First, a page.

With an eye to the centenary of the Russian Revolution, a new show of art has opened at the Royal Academy of Arts. It covers just a few years, 1917 – 1932, but what a turbulent time it was as the new order asserted itself.
The image above is rather a playful impression of Stalin by Georgy Rublev which would not have found favour if it had been seen and, rather tellingly, it never left the artist’s studio in his lifetime. The exhibition shows how the rather muted, post-impressionist style of painting was replaced by vast canvases of bold colour as the revolution got under way, followed by images celebrating industry, the vitality of making, the glory of the ‘heroic’ body and the importance of women. But all of this is followed by a subtle sense of loss, of memories of the old order and an acknowledgement of the art world to conform to a rigid regime.
It must have been a tough time to have been an artist. Obedience was a necessary part of the ideology of the new Communist regime and artists have never wanted to adhere to rules. There are some wonderful portraits of the creatives of the day for whom things did not end well. For example, I loved the portrait by Alexander Golovin of Vsevolod Meyerhold, an experimental theatre director who was arrested, tortured and executed in 1940.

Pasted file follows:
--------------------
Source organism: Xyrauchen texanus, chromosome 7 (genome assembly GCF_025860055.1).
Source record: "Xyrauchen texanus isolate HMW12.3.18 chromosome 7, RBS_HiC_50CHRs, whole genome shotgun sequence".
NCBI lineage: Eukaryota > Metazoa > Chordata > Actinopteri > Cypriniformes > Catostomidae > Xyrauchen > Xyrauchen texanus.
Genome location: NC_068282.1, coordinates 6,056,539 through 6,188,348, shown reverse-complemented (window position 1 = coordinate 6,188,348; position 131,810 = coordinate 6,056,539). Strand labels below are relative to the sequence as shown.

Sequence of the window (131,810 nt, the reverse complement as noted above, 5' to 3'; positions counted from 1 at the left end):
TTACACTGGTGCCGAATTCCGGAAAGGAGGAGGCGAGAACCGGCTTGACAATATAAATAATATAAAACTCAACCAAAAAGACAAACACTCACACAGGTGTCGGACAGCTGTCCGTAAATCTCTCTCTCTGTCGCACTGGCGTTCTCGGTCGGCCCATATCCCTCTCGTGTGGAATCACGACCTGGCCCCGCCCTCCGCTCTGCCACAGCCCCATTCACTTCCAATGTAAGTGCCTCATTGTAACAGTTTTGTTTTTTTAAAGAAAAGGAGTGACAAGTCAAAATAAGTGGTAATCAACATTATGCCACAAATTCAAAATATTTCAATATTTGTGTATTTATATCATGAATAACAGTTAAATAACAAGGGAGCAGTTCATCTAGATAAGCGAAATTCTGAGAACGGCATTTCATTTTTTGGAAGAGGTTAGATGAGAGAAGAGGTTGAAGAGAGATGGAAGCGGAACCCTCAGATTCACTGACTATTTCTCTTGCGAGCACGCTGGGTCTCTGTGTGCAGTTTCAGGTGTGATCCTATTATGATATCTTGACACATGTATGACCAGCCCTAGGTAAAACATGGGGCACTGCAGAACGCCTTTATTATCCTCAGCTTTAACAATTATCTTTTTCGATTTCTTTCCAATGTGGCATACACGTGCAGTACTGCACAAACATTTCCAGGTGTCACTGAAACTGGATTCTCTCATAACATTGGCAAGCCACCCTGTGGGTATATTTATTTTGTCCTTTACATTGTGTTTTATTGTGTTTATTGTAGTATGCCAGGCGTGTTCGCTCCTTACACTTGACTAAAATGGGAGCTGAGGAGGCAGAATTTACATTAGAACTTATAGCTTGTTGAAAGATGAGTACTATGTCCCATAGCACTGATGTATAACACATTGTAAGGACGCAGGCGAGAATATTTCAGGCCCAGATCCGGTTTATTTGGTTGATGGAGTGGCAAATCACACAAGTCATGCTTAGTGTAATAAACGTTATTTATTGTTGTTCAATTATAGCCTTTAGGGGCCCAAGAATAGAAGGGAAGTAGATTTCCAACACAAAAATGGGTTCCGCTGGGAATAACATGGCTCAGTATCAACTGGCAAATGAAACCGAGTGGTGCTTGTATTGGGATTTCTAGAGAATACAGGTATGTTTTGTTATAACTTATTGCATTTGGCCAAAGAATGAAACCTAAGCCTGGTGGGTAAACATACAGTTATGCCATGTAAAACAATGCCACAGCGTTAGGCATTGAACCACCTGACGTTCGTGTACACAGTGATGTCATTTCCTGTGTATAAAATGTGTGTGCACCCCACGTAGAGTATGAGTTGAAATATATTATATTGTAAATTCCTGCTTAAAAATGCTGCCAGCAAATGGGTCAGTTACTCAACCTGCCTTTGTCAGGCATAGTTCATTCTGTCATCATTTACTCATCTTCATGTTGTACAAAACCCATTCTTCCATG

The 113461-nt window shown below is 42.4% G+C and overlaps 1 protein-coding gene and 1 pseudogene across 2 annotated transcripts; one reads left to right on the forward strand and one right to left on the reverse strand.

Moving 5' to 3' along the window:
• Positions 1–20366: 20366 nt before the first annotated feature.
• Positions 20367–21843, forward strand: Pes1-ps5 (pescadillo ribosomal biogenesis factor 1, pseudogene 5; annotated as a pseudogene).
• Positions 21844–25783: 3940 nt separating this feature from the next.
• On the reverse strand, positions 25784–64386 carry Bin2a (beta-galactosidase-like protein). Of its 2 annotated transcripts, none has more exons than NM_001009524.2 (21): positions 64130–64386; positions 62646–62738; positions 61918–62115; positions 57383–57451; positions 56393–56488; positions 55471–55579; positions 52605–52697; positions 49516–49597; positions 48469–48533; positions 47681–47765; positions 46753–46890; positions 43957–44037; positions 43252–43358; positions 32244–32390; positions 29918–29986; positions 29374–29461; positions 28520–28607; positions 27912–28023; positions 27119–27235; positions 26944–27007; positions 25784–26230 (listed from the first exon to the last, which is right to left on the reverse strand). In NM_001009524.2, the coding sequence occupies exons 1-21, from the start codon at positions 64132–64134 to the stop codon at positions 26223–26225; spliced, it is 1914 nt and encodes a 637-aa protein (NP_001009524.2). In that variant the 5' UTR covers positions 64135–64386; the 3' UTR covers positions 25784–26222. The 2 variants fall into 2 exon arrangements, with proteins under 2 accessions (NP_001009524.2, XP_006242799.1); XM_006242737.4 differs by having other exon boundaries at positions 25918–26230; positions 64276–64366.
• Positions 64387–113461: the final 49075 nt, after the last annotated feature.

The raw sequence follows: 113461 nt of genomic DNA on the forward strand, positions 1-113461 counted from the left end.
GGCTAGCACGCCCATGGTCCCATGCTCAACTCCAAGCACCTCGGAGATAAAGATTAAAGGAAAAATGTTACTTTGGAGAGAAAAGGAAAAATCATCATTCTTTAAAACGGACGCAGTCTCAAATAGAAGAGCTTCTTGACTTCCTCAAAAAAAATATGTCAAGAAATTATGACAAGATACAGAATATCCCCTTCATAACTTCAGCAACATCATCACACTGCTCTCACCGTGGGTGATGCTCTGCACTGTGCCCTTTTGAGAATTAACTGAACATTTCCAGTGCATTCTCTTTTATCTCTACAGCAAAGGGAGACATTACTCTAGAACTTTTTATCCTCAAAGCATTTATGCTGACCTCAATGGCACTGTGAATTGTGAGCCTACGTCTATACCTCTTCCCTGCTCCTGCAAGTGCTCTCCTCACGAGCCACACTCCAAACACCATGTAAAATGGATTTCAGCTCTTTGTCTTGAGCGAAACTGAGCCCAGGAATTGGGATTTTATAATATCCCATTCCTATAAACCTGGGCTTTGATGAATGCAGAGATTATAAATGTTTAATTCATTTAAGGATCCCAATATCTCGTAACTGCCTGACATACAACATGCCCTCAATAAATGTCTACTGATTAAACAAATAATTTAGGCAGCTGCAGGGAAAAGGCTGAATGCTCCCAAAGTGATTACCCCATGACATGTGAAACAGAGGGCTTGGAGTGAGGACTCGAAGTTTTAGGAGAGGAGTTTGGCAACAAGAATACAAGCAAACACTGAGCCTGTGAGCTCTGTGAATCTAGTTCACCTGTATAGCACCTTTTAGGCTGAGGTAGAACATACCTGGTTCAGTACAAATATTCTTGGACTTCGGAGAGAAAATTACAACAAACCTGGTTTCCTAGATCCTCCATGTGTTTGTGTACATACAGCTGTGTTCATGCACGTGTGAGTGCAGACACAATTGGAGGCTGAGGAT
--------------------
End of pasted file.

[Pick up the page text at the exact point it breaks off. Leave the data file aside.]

While the communist ideals were eagerly adopted in cities and within manufacturing it was a different story in the countryside. Boris Grigoriev captures the doubt in the face of the Old Dairy Woman and a group of farm workers who look a bit grim.
And yes, there are collages! I rather like the idea that this most subversive of art forms could be used to record of all that was happening but always with that edgy potential for irony. Here’s a detail from Red Army: First Cavalry by Solomon Telingater (1928) Sorry that it’s rather out of focus – blame the camera on my phone.
The show is on until 17th April 2017.